We can fall down in life in all sorts of ways, physically, emotionally and mentally. Here is my story of falling down.

As we all know falling down is part of life. What’s important is how quickly you get back up again.

Falling down has taken on a whole new meaning for me recently.

Falling down isn’t about failing.

Before I continue, I should give you the heads up; this is going to be a personal post.

Blogging experts say you shouldn’t write entirely about yourself, but today I think I will break that rule. I can’t pretend this isn’t happening, so I might as well write about it.

Besides if this post helps even one person going through the same thing, it will be worth it.

As I mentioned in an earlier post, Coping with Life’s Unexpected SetbacksI was taken to the hospital emergency room at the end of August after collapsing at home.

On Monday this week, a doctor diagnosed me with BPPV Vertigo.

I had been feeling dizzy off and on for several days. At this stage, I do not know if the incident in August and what is happening to me now are related, though it is looking highly possible.

Back in August, the hospital gave me a completely different diagnosis – a combination of low blood sugar and dehydration, so who knows for sure?

I haven’t fallen this week but Tuesday I came close. I felt okay until I went outside to pat my cat and whoosh, the courtyard started spinning. Not in a dizzy for a few seconds way; more like the spinning I experienced before needing to go to the hospital.

Had I not already been sitting down, I would have fallen down.

Thankfully it wasn’t as bad as last time; I could walk myself inside instead of having to be carried but I had to sit perfectly still for the next several hours to steady myself.

The doctor has given me exercises to help try to correct the condition and tablets to take to help with the dizziness and nausea. Doing the exercises makes me feel incredibly nauseous.

Without giving you a long medical spiel (which I probably couldn’t do accurately anyway), the exercises are to move some calcium crystals inside my right ear. They are in a place where they can cause damage, so I have to try to move them to a place in my ear where they won’t affect my balance.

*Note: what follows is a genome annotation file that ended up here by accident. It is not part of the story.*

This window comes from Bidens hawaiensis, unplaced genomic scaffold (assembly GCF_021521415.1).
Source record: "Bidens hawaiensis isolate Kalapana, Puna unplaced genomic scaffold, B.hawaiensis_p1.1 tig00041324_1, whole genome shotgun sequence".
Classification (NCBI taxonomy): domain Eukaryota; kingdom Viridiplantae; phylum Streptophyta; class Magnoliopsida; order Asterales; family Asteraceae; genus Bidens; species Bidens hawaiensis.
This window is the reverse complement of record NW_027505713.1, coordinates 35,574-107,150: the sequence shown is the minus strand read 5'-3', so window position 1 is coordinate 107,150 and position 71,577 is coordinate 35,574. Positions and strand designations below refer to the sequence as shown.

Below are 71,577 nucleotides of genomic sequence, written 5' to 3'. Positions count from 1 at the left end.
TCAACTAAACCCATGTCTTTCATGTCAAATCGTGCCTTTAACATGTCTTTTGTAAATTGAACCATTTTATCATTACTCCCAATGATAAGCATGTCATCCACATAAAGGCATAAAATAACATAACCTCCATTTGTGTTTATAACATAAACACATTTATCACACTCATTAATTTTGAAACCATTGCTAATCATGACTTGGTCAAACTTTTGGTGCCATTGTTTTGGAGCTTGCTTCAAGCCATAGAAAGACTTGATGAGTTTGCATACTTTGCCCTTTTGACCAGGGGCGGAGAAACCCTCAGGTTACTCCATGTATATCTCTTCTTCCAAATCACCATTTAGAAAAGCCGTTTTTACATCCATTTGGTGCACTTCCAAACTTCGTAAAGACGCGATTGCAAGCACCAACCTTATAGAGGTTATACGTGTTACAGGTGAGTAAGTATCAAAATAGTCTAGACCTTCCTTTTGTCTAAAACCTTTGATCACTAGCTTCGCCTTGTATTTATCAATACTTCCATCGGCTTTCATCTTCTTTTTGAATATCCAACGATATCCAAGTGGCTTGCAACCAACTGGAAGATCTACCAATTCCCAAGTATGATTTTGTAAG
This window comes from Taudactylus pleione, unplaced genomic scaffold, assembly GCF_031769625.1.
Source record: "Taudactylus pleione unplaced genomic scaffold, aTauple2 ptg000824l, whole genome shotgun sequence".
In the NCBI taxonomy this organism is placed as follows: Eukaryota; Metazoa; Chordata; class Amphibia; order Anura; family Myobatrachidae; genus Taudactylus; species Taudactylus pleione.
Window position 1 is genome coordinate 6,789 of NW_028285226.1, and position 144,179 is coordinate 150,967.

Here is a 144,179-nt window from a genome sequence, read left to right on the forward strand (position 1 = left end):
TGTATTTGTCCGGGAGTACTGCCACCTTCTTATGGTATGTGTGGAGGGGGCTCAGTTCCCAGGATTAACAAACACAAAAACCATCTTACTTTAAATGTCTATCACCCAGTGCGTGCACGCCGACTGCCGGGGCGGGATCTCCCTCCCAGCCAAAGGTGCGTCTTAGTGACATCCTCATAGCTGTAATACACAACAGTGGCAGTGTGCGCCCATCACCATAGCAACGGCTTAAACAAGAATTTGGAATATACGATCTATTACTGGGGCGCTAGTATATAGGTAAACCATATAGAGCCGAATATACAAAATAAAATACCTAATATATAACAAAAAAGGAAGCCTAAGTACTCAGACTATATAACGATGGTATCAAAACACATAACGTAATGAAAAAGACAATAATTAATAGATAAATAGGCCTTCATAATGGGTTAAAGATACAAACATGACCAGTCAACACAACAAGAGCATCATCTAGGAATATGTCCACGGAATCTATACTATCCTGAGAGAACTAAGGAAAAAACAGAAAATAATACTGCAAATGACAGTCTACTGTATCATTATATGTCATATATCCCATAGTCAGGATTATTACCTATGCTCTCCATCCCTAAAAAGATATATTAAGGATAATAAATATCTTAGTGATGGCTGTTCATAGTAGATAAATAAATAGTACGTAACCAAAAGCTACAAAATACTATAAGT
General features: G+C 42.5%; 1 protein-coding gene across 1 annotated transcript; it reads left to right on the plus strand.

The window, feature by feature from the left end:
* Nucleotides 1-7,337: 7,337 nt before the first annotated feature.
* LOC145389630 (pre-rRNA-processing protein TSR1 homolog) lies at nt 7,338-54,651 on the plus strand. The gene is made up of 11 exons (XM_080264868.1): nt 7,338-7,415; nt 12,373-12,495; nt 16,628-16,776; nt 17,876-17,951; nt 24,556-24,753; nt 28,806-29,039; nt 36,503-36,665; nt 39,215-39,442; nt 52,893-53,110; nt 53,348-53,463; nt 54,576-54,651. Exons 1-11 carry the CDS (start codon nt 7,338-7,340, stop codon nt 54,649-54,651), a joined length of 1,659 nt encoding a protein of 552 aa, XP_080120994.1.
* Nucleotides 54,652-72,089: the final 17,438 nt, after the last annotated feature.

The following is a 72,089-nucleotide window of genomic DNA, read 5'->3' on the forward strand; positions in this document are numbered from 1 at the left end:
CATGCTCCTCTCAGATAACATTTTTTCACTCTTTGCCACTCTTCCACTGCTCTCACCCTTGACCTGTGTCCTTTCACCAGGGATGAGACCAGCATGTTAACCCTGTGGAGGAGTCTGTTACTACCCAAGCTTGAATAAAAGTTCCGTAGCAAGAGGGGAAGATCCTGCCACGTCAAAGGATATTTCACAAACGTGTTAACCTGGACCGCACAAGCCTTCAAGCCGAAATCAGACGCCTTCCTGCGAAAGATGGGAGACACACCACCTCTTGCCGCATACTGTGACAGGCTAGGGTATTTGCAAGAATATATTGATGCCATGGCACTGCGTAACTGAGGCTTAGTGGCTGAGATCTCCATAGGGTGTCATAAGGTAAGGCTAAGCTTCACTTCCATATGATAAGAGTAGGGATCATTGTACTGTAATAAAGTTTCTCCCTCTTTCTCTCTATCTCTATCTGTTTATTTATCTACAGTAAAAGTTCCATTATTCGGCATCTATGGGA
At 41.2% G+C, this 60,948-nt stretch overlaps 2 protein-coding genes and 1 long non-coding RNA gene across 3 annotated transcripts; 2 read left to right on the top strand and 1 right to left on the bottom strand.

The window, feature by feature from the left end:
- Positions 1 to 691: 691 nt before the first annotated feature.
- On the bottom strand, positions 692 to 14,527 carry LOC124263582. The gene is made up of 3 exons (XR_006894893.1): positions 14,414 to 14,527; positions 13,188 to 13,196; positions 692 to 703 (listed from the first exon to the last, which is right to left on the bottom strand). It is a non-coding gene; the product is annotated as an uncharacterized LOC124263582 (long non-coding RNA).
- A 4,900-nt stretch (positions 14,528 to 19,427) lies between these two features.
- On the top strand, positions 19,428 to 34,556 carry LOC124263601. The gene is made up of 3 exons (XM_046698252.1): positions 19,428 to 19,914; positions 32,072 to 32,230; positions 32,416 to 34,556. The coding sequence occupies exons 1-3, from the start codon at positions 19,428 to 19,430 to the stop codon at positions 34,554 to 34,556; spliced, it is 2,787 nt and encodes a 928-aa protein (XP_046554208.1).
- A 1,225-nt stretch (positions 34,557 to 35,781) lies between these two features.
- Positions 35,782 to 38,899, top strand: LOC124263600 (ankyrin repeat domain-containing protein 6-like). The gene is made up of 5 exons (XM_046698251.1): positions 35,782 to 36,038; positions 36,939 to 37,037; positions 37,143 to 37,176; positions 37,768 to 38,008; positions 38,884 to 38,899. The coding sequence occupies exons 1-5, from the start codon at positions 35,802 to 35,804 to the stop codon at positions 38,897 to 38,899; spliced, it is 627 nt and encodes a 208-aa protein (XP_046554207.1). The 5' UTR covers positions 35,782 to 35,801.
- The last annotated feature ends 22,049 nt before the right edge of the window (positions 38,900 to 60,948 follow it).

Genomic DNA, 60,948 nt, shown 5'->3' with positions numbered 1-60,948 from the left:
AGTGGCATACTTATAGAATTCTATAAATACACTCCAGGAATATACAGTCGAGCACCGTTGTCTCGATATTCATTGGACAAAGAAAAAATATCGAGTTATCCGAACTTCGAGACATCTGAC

I would love to write that I am feeling confident and positive but that would be total crap.

I’m worried and anxious and trying to not come across as a worried, anxious person.

Falling down my internal staircase or falling anywhere near my glass dining room table are both major concerns.

This would be one of those times where living by myself is not a positive.

It seems the condition affects people differently; some people get rid of BPPV vertigo quickly and never get it again. Some report being fixed after one treatment (which sounds damn fine to me).

Others are plagued with the condition for years. There are also different forms of vertigo which are a lot more serious, so I am extremely grateful I don’t have one of them.

I don’t want this horrible feeling or the fear of falling down in my own home to be part of my life. I want this to be temporary. I want this to go away and never come back.

There are specialists who treat this sort of thing. I’ve booked in to see one but unfortunately, the appointment is three weeks away. I’m on the waitlist. I’m praying someone cancels, so I can get in sooner.

The dizziness can be very random.

One minute I will be feeling fine, then I will move my head the smallest amount and feel sick, dizzy and unstable.

It can be hard trying to work out what might set off the dizziness.

No leaning down to pick up the cat bowl (no reaching down to pat the cat either for that matter), no looking down at the kitchen bench when you make your lunch, no rolling over a certain way in bed (though I haven’t quite worked this one out yet, I just know not to sleep on the ear with the problem). It can be interesting washing up the dishes when you can’t look down to see what you are doing for too long.

If you think having severe bed spins when you are drunk is bad, try having them when you are completely sober.

I’m probably whining too much. I know I’m being a sook. I admit to being a lightweight when it comes to illness. I can be strong in a lot of areas, but when it comes to problems with my health, I turn into a cream puff.

What can I say, we all have chinks in our personal armor.

I know there are so many people a lot worse off than me right at this moment. I do appreciate by comparison, how lucky I am.

I’m keen to go back to being ‘me’ again, instead of this person scared of turning her head too suddenly and ending up on the floor or sidelined to recover on the couch completely still for hours.

If you are still reading this far down the page, thank you for allowing me this self-indulgent post. It helped as a form of therapy for me and hopefully, it will help someone else as well.

PS – As I was typing this the specialist called and told me they had a cancellation. I’m booked in for next Tuesday. If I could, I would do a little happy dance. Dancing on the inside will have to do for now. Bring on Tuesday!

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